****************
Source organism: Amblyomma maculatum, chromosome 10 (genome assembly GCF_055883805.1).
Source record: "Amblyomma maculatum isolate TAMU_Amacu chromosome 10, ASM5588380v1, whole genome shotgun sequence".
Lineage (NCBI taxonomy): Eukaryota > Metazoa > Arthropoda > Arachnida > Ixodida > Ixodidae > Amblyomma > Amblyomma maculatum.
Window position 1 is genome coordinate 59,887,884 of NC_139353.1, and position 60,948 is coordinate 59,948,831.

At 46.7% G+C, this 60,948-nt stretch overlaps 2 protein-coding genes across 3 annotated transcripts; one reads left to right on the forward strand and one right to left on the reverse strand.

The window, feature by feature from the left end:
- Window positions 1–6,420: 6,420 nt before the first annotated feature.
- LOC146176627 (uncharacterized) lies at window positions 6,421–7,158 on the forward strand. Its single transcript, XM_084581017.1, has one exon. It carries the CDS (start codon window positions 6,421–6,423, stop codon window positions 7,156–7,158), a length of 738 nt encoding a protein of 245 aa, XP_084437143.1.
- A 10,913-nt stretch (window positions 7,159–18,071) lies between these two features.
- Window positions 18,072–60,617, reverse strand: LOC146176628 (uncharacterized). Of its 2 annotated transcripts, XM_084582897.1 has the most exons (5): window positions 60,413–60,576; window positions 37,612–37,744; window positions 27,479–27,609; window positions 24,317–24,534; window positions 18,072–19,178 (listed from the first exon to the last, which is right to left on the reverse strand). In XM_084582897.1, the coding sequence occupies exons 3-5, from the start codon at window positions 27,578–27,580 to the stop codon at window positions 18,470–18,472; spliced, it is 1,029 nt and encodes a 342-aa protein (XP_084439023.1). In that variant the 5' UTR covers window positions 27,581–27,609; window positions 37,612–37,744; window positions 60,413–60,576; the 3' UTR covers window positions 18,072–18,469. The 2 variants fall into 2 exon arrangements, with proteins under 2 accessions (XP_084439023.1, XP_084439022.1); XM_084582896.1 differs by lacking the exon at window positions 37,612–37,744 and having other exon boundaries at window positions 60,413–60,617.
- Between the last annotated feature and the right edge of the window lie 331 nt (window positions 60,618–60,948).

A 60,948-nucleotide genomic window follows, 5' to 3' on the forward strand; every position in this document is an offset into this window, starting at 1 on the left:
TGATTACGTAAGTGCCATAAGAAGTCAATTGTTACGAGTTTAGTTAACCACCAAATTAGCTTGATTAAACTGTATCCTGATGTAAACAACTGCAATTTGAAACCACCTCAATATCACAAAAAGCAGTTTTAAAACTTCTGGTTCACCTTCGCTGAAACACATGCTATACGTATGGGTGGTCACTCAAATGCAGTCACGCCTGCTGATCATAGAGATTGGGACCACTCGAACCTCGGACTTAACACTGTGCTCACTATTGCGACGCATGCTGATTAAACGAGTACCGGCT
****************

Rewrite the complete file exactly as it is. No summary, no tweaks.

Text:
Source organism: Amblyomma maculatum, chromosome 10 (genome assembly GCF_055883805.1).
Source record: "Amblyomma maculatum isolate TAMU_Amacu chromosome 10, ASM5588380v1, whole genome shotgun sequence".
Lineage (NCBI taxonomy): Eukaryota > Metazoa > Arthropoda > Arachnida > Ixodida > Ixodidae > Amblyomma > Amblyomma maculatum.
Window position 1 is genome coordinate 59,887,884 of NC_139353.1, and position 60,948 is coordinate 59,948,831.

At 46.7% G+C, this 60,948-nt stretch overlaps 2 protein-coding genes across 3 annotated transcripts; one reads left to right on the forward strand and one right to left on the reverse strand.

The window, feature by feature from the left end:
- Window positions 1–6,420: 6,420 nt before the first annotated feature.
- LOC146176627 (uncharacterized) lies at window positions 6,421–7,158 on the forward strand. Its single transcript, XM_084581017.1, has one exon. It carries the CDS (start codon window positions 6,421–6,423, stop codon window positions 7,156–7,158), a length of 738 nt encoding a protein of 245 aa, XP_084437143.1.
- A 10,913-nt stretch (window positions 7,159–18,071) lies between these two features.
- Window positions 18,072–60,617, reverse strand: LOC146176628 (uncharacterized). Of its 2 annotated transcripts, XM_084582897.1 has the most exons (5): window positions 60,413–60,576; window positions 37,612–37,744; window positions 27,479–27,609; window positions 24,317–24,534; window positions 18,072–19,178 (listed from the first exon to the last, which is right to left on the reverse strand). In XM_084582897.1, the coding sequence occupies exons 3-5, from the start codon at window positions 27,578–27,580 to the stop codon at window positions 18,470–18,472; spliced, it is 1,029 nt and encodes a 342-aa protein (XP_084439023.1). In that variant the 5' UTR covers window positions 27,581–27,609; window positions 37,612–37,744; window positions 60,413–60,576; the 3' UTR covers window positions 18,072–18,469. The 2 variants fall into 2 exon arrangements, with proteins under 2 accessions (XP_084439023.1, XP_084439022.1); XM_084582896.1 differs by lacking the exon at window positions 37,612–37,744 and having other exon boundaries at window positions 60,413–60,617.
- Between the last annotated feature and the right edge of the window lie 331 nt (window positions 60,618–60,948).

A 60,948-nucleotide genomic window follows, 5' to 3' on the forward strand; every position in this document is an offset into this window, starting at 1 on the left:
TGATTACGTAAGTGCCATAAGAAGTCAATTGTTACGAGTTTAGTTAACCACCAAATTAGCTTGATTAAACTGTATCCTGATGTAAACAACTGCAATTTGAAACCACCTCAATATCACAAAAAGCAGTTTTAAAACTTCTGGTTCACCTTCGCTGAAACACATGCTATACGTATGGGTGGTCACTCAAATGCAGTCACGCCTGCTGATCATAGAGATTGGGACCACTCGAACCTCGGACTTAACACTGTGCTCACTATTGCGACGCATGCTGATTAAACGAGTACCGGCT